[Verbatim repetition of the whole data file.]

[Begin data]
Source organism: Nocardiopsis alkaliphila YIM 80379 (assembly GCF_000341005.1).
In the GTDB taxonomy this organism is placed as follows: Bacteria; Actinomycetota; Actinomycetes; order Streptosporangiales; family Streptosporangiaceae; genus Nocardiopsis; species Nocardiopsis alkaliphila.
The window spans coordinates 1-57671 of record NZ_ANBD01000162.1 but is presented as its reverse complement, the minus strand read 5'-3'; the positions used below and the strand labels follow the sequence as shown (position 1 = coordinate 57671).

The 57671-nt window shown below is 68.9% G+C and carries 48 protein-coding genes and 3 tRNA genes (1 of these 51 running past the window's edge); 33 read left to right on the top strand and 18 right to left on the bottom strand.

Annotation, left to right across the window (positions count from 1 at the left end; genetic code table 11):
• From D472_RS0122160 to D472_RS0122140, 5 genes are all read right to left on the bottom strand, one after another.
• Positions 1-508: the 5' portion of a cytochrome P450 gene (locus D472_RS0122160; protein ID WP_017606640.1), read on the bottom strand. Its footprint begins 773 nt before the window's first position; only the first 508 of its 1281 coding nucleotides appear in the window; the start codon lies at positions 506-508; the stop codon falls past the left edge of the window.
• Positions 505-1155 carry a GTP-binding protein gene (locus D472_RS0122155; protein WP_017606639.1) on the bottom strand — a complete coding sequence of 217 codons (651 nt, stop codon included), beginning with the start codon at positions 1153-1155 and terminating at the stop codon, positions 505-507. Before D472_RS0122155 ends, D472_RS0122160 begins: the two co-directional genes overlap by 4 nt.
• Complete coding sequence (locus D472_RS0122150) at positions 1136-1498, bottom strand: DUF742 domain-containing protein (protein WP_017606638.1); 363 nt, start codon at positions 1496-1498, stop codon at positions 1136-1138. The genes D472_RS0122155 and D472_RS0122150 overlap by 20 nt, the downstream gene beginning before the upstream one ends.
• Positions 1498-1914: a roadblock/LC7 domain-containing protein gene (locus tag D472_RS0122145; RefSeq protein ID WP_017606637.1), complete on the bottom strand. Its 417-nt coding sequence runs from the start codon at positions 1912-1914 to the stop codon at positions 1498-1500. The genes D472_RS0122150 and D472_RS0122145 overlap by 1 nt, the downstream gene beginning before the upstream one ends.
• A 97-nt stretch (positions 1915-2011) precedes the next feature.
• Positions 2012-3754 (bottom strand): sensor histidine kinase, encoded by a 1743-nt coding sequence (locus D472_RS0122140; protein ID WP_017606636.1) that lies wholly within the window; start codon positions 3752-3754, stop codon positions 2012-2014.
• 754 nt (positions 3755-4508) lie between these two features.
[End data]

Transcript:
Source organism: Nocardiopsis alkaliphila YIM 80379 (assembly GCF_000341005.1).
In the GTDB taxonomy this organism is placed as follows: Bacteria; Actinomycetota; Actinomycetes; order Streptosporangiales; family Streptosporangiaceae; genus Nocardiopsis; species Nocardiopsis alkaliphila.
The window spans coordinates 1-57671 of record NZ_ANBD01000162.1 but is presented as its reverse complement, the minus strand read 5'-3'; the positions used below and the strand labels follow the sequence as shown (position 1 = coordinate 57671).

The 57671-nt window shown below is 68.9% G+C and carries 48 protein-coding genes and 3 tRNA genes (1 of these 51 running past the window's edge); 33 read left to right on the top strand and 18 right to left on the bottom strand.

Annotation, left to right across the window (positions count from 1 at the left end; genetic code table 11):
• From D472_RS0122160 to D472_RS0122140, 5 genes are all read right to left on the bottom strand, one after another.
• Positions 1-508: the 5' portion of a cytochrome P450 gene (locus D472_RS0122160; protein ID WP_017606640.1), read on the bottom strand. Its footprint begins 773 nt before the window's first position; only the first 508 of its 1281 coding nucleotides appear in the window; the start codon lies at positions 506-508; the stop codon falls past the left edge of the window.
• Positions 505-1155 carry a GTP-binding protein gene (locus D472_RS0122155; protein WP_017606639.1) on the bottom strand — a complete coding sequence of 217 codons (651 nt, stop codon included), beginning with the start codon at positions 1153-1155 and terminating at the stop codon, positions 505-507. Before D472_RS0122155 ends, D472_RS0122160 begins: the two co-directional genes overlap by 4 nt.
• Complete coding sequence (locus D472_RS0122150) at positions 1136-1498, bottom strand: DUF742 domain-containing protein (protein WP_017606638.1); 363 nt, start codon at positions 1496-1498, stop codon at positions 1136-1138. The genes D472_RS0122155 and D472_RS0122150 overlap by 20 nt, the downstream gene beginning before the upstream one ends.
• Positions 1498-1914: a roadblock/LC7 domain-containing protein gene (locus tag D472_RS0122145; RefSeq protein ID WP_017606637.1), complete on the bottom strand. Its 417-nt coding sequence runs from the start codon at positions 1912-1914 to the stop codon at positions 1498-1500. The genes D472_RS0122150 and D472_RS0122145 overlap by 1 nt, the downstream gene beginning before the upstream one ends.
• A 97-nt stretch (positions 1915-2011) precedes the next feature.
• Positions 2012-3754 (bottom strand): sensor histidine kinase, encoded by a 1743-nt coding sequence (locus D472_RS0122140; protein ID WP_017606636.1) that lies wholly within the window; start codon positions 3752-3754, stop codon positions 2012-2014.
• 754 nt (positions 3755-4508) lie between these two features.